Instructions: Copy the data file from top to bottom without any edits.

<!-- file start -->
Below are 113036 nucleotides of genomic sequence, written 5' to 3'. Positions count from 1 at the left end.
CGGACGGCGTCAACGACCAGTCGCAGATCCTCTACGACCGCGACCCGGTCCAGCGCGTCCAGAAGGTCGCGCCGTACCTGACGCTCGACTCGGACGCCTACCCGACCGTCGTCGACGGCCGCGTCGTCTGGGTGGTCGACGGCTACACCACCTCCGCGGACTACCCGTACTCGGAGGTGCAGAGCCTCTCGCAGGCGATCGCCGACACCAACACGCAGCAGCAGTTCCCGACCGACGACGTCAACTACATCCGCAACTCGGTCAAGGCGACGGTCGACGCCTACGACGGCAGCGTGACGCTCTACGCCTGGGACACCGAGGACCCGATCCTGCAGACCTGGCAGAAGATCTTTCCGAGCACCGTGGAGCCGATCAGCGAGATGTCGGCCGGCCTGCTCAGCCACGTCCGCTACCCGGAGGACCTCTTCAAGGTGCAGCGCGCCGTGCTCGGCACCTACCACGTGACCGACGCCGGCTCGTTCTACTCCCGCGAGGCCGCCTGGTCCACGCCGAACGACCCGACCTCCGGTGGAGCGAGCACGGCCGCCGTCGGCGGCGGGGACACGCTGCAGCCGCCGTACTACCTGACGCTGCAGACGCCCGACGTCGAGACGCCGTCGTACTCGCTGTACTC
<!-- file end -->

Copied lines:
Below are 113036 nucleotides of genomic sequence, written 5' to 3'. Positions count from 1 at the left end.
CGGACGGCGTCAACGACCAGTCGCAGATCCTCTACGACCGCGACCCGGTCCAGCGCGTCCAGAAGGTCGCGCCGTACCTGACGCTCGACTCGGACGCCTACCCGACCGTCGTCGACGGCCGCGTCGTCTGGGTGGTCGACGGCTACACCACCTCCGCGGACTACCCGTACTCGGAGGTGCAGAGCCTCTCGCAGGCGATCGCCGACACCAACACGCAGCAGCAGTTCCCGACCGACGACGTCAACTACATCCGCAACTCGGTCAAGGCGACGGTCGACGCCTACGACGGCAGCGTGACGCTCTACGCCTGGGACACCGAGGACCCGATCCTGCAGACCTGGCAGAAGATCTTTCCGAGCACCGTGGAGCCGATCAGCGAGATGTCGGCCGGCCTGCTCAGCCACGTCCGCTACCCGGAGGACCTCTTCAAGGTGCAGCGCGCCGTGCTCGGCACCTACCACGTGACCGACGCCGGCTCGTTCTACTCCCGCGAGGCCGCCTGGTCCACGCCGAACGACCCGACCTCCGGTGGAGCGAGCACGGCCGCCGTCGGCGGCGGGGACACGCTGCAGCCGCCGTACTACCTGACGCTGCAGACGCCCGACGTCGAGACGCCGTCGTACTCGCTGTACTC